EUROPE – The European Food Safety Authority (EFSA) has estimated that 0.05 mg/kg is the highest concentration for grayanotoxins, a natural compound found in honey, that would not negatively affect honey consumers.

EFSA conducted a risk assessment on the risks to human health posed by the presence of grayanotoxins in honey following a request from the European Commission.

The study included all structurally related grayananes found in honey and other foods alongside grayanotoxins.

Grayananes are a type of chemical produced by certain flower species. When consumed, they can have an impact on a person’s heart, neurological system, and muscles.

Symptoms from ingesting grayananes include atrioventricular block, seizures, confusion, agitation, syncope, and respiratory depression.

The substance can accumulate in honey produced by honeybees that collect the nectar of flowering plants containing grayananes.

Rhododendron ponticumR. luteum, and R. ferrugineum are the three most significant species of grayanane-producing plants used in commercial honey production.

These flower species can be found in the Pyrenees, the Alps, and Turkey.

In the French island of La Réunion, non-Rhododendron honey from Agarista salicifolia has also been linked to acute grayanane intoxications in people.

Although certain acute intoxications have also been attributed to honey from other countries, acute intoxications documented in recent decades from European countries are primarily linked to imported honey from Turkey or Nepal.

Thus far, there have been no cases of intoxication documented for honey from the EU.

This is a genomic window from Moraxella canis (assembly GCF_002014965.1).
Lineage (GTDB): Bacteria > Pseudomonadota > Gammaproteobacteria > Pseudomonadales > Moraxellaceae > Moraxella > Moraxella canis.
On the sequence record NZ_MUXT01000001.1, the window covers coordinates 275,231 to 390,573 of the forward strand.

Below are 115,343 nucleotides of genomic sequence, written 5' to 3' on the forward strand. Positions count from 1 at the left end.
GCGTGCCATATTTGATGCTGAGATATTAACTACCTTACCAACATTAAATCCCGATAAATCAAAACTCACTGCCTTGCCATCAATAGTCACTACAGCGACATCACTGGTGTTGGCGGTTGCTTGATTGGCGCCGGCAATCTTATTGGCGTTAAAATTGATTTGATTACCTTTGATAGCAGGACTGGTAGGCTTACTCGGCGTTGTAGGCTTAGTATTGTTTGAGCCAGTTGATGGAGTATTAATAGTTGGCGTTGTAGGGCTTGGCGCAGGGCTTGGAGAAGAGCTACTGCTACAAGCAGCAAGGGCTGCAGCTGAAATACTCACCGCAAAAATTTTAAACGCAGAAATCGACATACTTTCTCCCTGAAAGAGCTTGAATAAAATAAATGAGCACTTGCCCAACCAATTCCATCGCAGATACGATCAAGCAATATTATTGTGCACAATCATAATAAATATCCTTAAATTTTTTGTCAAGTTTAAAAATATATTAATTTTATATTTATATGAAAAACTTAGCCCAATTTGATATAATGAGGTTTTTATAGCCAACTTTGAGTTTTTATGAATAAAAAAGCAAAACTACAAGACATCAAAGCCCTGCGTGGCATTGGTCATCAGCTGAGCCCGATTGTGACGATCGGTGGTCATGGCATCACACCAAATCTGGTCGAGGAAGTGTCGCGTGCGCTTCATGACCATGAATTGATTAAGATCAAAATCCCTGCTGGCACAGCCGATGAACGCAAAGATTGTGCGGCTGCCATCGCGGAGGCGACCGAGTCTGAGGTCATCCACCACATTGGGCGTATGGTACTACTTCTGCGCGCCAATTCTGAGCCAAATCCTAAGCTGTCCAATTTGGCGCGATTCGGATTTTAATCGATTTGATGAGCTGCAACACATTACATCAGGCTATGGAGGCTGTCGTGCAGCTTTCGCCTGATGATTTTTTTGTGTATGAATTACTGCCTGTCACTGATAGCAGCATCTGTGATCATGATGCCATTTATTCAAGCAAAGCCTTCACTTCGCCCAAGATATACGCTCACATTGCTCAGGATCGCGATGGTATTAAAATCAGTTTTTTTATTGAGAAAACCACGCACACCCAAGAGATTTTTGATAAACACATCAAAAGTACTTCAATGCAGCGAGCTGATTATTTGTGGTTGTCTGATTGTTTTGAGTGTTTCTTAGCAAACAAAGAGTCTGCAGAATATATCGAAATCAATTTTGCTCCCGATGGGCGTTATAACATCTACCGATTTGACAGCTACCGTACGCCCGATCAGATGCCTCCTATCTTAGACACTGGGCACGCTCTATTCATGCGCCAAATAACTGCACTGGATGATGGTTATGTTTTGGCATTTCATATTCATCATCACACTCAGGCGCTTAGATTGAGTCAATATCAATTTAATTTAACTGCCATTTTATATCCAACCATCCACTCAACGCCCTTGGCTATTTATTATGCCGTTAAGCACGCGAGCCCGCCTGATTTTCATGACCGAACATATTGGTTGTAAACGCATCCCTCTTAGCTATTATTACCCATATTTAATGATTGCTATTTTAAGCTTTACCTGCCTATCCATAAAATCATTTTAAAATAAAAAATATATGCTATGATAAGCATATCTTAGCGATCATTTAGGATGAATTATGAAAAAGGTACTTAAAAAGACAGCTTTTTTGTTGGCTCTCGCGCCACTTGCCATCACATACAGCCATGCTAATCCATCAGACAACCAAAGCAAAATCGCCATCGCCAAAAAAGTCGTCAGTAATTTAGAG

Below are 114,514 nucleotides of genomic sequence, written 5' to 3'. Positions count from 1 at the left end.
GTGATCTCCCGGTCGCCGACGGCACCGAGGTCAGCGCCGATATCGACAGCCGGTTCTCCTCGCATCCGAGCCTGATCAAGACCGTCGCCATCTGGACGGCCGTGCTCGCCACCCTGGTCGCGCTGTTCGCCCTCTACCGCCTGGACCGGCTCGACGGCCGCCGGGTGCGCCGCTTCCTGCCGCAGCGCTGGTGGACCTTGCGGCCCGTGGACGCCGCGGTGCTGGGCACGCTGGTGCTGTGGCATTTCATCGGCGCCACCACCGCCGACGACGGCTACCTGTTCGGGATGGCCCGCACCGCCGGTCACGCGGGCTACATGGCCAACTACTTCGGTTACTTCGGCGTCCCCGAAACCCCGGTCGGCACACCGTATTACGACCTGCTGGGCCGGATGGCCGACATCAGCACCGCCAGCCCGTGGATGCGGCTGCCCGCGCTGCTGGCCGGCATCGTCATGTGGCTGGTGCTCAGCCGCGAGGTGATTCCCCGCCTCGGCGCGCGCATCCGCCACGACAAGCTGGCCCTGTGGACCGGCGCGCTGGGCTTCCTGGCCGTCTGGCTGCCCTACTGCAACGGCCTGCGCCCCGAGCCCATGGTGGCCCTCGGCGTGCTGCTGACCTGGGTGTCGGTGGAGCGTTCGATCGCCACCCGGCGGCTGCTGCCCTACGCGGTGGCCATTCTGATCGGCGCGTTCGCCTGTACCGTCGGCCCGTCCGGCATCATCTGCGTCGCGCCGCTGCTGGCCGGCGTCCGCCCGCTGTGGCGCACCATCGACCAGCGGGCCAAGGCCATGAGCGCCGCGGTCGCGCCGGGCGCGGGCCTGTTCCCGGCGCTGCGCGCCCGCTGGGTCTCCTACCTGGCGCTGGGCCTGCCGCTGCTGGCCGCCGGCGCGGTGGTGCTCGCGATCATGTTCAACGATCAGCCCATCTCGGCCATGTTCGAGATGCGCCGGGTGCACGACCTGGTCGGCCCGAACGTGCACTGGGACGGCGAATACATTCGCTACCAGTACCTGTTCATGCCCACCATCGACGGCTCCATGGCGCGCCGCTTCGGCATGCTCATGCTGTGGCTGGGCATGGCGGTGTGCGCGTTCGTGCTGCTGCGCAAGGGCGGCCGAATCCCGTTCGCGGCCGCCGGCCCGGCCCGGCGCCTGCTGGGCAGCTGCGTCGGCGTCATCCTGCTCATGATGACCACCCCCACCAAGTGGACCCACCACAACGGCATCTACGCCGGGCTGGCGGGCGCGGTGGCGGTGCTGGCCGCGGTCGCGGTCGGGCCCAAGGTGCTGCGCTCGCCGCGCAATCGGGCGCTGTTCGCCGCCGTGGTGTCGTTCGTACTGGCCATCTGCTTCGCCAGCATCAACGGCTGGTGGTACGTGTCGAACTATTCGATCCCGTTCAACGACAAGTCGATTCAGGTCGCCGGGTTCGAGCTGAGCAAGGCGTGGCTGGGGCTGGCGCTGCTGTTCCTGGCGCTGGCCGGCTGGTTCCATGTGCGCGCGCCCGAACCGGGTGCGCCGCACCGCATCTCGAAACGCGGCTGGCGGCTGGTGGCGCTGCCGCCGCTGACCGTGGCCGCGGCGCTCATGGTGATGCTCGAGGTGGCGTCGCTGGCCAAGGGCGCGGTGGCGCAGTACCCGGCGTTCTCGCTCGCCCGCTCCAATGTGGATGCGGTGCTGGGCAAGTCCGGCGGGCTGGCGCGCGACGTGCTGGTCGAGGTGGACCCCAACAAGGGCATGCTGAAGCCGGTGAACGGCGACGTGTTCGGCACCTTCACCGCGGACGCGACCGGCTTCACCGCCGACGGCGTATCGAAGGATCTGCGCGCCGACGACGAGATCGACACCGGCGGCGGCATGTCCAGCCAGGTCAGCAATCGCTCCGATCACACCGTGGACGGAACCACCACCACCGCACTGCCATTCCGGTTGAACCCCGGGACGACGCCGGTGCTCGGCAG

There are about 20 grayananes that have been found in or linked to honey.

Grayananes have been demonstrated to have short-term effects on the circulatory system, respiration rate, and nervous system in investigations on acute animal toxicity.

Reduced blood pressure and bradycardia stood out among these as the signs of intoxication in people the most.

Grayanotoxin levels in Rhododendron honey that have been linked to acute poisoning in humans have also been reported to range from 0.5 to 54 milligrams per kilogram (mg/kg) and range from 5-150 grams of the product.

In many cases, the nervous and cardiovascular systems were affected by symptoms that appeared suddenly.

Symptoms of poisoning remained for a few hours to a few days, with a normal recovery time of 1-2 days.

Using the margin of exposure (MOE) technique, which is a ratio between the dose at which demonstrable adverse effects are detected and the level of exposure to a drug for a specific population, EFSA was able to evaluate the health risk posed by grayanotoxins in honey.

A ratio of 10,000 or above denotes a low concern for consumers.

Grayanotoxins in honey were calculated to have MOEs under 100, which raises questions about their potential for acute toxicity.

According to EFSA, the maximum amount of grayanotoxins in honey that won’t affect children’s heart rates and blood pressure is 0.05 mg/kg, and the agency is 75% confident that this level is safe for all age groups.

Only a small number of the more than 1,000 intoxication cases that were located in published literature, however, included quantitative data on the amount of grayananes in the honey.

To this end, EFSA notes that further study is needed to improve the risk assessment for humans and lower uncertainties because there is generally a shortage of published data.

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